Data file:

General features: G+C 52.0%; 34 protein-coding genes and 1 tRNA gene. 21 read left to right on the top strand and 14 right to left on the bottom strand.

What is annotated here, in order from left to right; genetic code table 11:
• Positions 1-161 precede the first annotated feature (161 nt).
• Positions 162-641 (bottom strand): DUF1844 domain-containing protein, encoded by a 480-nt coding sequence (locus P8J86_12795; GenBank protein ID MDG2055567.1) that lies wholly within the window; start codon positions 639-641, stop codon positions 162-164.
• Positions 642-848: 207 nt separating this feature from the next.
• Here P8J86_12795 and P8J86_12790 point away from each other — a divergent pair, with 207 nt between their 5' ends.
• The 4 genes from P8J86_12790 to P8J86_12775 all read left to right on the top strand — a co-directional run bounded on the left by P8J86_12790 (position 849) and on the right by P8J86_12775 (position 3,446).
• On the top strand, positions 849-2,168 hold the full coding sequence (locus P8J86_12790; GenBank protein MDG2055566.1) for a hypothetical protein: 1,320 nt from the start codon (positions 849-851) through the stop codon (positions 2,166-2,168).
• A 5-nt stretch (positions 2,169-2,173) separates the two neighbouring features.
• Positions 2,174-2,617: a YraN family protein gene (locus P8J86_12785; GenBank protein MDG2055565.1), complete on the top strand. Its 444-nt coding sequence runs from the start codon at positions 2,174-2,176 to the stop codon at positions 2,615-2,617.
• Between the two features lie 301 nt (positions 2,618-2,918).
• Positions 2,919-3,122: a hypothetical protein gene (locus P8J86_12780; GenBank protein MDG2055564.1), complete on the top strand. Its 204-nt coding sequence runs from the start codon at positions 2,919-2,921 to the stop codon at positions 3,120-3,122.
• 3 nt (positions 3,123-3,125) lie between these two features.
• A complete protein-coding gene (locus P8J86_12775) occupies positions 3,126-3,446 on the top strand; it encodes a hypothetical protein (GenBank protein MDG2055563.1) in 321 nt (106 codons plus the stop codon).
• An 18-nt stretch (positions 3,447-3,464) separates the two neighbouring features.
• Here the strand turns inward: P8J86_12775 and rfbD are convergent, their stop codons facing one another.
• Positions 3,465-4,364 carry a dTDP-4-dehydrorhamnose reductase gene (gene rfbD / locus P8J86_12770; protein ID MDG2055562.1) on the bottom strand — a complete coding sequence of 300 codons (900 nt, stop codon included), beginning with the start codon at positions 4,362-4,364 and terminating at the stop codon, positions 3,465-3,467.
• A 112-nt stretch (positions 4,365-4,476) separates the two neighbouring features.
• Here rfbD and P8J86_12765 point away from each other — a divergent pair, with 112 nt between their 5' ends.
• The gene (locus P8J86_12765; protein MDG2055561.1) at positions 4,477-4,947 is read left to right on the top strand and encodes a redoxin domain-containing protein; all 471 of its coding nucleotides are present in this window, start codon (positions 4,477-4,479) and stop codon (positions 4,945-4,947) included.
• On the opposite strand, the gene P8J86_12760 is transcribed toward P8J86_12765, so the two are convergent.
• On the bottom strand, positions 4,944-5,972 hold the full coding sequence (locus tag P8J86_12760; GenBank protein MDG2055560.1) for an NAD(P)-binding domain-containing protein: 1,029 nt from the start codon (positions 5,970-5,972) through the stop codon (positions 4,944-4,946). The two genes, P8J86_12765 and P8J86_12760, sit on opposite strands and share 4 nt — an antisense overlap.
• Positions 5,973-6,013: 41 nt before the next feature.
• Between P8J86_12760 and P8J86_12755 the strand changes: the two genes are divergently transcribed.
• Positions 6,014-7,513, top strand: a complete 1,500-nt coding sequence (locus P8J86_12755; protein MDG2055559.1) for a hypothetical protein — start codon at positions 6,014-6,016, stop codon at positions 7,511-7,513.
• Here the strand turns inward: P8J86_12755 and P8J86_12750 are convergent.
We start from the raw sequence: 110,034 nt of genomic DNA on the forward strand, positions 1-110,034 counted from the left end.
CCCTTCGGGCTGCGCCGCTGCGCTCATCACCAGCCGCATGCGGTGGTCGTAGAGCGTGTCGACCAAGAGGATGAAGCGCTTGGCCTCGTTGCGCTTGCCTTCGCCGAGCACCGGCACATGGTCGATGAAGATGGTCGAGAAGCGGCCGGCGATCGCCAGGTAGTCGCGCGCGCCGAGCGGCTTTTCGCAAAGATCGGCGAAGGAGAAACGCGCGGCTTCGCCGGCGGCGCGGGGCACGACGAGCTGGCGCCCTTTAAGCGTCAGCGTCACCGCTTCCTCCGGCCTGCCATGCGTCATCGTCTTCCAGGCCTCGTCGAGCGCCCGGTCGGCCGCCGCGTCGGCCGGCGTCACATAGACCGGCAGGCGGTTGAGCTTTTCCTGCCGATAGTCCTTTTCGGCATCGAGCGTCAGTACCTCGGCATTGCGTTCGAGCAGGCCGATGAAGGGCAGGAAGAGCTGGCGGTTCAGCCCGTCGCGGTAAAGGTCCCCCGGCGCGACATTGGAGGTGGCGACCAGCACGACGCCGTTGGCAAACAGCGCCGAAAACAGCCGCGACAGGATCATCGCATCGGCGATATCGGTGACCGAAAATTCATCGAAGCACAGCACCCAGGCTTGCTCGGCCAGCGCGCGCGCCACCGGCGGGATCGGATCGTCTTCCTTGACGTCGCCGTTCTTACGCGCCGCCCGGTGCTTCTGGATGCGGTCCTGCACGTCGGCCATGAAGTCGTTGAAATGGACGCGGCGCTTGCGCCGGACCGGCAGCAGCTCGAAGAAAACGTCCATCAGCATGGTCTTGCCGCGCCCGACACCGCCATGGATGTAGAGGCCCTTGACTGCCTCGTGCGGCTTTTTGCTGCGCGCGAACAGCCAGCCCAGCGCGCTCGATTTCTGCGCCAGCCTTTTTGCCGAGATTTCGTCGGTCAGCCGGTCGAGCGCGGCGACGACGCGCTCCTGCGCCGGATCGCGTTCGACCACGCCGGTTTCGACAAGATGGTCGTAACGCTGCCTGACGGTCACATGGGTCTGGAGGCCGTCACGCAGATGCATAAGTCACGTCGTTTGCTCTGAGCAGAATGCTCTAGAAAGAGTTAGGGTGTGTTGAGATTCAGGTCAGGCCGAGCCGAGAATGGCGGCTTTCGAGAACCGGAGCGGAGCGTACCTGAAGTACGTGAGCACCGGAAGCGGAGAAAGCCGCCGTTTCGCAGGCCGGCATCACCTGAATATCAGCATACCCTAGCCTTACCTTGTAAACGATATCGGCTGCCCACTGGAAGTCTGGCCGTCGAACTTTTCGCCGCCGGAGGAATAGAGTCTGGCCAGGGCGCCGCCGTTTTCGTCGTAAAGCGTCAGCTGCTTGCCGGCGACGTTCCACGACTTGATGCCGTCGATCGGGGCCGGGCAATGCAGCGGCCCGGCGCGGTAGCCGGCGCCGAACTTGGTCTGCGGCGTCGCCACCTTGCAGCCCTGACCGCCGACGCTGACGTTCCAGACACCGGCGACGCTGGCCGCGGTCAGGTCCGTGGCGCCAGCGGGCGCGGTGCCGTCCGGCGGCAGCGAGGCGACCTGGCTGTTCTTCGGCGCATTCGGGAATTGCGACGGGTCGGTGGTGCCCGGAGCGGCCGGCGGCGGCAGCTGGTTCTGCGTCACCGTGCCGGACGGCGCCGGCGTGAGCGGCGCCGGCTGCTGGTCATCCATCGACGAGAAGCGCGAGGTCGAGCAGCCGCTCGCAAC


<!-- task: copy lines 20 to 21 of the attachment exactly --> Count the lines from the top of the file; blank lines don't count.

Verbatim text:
• The gene (locus P8J86_12765; protein MDG2055561.1) at positions 4,477-4,947 is read left to right on the top strand and encodes a redoxin domain-containing protein; all 471 of its coding nucleotides are present in this window, start codon (positions 4,477-4,479) and stop codon (positions 4,945-4,947) included.
• On the opposite strand, the gene P8J86_12760 is transcribed toward P8J86_12765, so the two are convergent.